A soldier from the ultra-Orthodox Netzah Yehuda battalion has been indicted on charges of aggravated abuse of two Palestinian detainees in two separate incidents last month. The indictments, which were filed with the Jaffa military court, accuse the soldier of applying an electric current to one of the detainees with a medical device. This is the fifth indictment in connection with that incident, following separate charges filed last Thursday against four soldiers, including some who filmed the incident on video.
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In one incident, soldiers are accused of electrocuting a prisoner and filming the act on a cell phone. The soldiers are all part of the IDF’s Netzah Yehuda battalion (better known as the Nahal Haredi battalion).
On the night of October 7, Netzah Yehuda soldiers arrested a Palestinian from the village of Safarin and took him to the military base where the battalion is stationed near Jenin. Once there, according to indictments issued Thursday, one soldier beat the Palestinian along with others. He kicked the prisoner, stepped on his legs and hit him on the head, all while the prisoner was blindfolded and handcuffed. The soldier filmed the incident with a cell phone. According to documents, other soldiers attached electrodes to the Palestinian’s neck and electrocuted him, even increasing the voltage as the prisoner begged them to stop. During questioning by military police, the soldier said he was acting out of “rage over the wave of terror attacks.”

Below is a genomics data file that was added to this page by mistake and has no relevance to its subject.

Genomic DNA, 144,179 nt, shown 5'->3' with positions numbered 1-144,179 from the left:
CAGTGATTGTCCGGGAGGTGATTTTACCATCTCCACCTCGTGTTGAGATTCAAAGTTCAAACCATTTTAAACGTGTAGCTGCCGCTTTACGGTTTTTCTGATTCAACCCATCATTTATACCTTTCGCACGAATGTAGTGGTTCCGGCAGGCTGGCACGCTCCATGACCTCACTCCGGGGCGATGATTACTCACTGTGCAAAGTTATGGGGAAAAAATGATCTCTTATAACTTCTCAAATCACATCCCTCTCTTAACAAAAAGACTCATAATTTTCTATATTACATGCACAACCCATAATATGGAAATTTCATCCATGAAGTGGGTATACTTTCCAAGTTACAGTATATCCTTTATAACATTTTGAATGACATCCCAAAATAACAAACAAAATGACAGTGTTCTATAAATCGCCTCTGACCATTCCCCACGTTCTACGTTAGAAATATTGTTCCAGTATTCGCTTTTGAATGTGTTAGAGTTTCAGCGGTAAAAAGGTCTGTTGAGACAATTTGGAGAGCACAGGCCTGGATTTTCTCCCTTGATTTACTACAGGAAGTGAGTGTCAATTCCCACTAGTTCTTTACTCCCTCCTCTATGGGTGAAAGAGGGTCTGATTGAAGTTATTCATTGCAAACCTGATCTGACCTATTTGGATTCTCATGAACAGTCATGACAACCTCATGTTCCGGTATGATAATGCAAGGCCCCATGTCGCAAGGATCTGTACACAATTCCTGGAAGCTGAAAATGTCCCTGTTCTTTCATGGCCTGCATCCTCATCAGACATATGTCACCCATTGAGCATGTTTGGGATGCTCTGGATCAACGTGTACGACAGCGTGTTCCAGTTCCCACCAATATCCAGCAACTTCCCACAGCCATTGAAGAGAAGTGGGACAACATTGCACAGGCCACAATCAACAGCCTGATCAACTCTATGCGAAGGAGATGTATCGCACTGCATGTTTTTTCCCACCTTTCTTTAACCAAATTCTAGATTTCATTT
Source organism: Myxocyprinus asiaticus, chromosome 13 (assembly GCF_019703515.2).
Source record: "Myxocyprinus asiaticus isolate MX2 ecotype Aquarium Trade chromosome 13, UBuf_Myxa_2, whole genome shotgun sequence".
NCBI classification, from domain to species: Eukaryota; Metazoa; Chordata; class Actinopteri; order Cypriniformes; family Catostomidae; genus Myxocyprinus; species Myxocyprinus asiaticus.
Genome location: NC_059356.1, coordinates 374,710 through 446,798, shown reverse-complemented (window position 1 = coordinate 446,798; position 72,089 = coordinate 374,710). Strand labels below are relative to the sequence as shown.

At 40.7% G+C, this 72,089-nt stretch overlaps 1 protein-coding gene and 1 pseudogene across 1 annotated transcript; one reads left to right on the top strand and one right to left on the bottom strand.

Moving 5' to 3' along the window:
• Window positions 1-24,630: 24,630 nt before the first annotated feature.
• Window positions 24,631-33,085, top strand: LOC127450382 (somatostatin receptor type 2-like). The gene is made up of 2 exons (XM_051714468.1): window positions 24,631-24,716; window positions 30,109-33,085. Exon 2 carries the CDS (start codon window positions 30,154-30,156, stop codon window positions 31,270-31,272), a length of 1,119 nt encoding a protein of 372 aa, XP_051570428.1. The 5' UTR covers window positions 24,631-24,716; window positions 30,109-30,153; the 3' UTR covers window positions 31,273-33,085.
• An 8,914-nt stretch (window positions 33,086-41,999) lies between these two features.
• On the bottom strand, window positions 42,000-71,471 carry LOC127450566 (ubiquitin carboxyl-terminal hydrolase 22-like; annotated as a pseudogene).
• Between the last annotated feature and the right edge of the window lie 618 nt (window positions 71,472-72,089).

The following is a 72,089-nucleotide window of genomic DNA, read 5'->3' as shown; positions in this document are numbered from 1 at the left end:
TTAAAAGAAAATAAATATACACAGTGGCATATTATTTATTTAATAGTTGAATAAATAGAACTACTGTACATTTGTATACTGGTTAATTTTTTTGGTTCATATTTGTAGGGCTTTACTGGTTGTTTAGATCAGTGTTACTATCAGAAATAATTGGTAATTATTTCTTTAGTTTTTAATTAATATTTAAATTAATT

During the probe, investigators uncovered another incident in which a Palestinian prisoner was beaten by a Netzah Yehuda soldier. In an indictment issued against the soldier, it was alleged that after a Palestinian from the village of Atil was arrested, he was severely beaten. The new indictment alleges that after the Palestinian was arrested in the West Bank village of Kafr Safarin and taken to the battalion outpost, he was put in an area where the soldier’s company was serving. The soldier, identified as R., is then said to have plugged in the medical device, which emits electricity thorough electrodes, turned it on and turned up the voltage. The young Palestinian begged the soldier to stop, according to the indictment, while another soldier who is also accused of abuse, filmed the incident.
Three days later, when a second Palestinian was arrested by soldiers from the battalion and taken to the outpost, R. is again said to have used the medical device on the detainee, allegedly applying it to the Palestinian’s temples. In both cases, the Palestinians were handcuffed and blindfolded. The names of the five defendants is subject to a gag order. R.’s lawyer, Capt. Raslan Othman of Military Advocate General’s office, said the charge of aggravated abuse is unfounded.
On Sunday the four soldiers indicted earlier were ordered held in custody until the end of criminal proceedings against them, but their lawyers, who are from the right-wing legal organization Honenu, which provides assistance to Israeli Jews accused of harming Palestinians, said they intend to appeal the decision.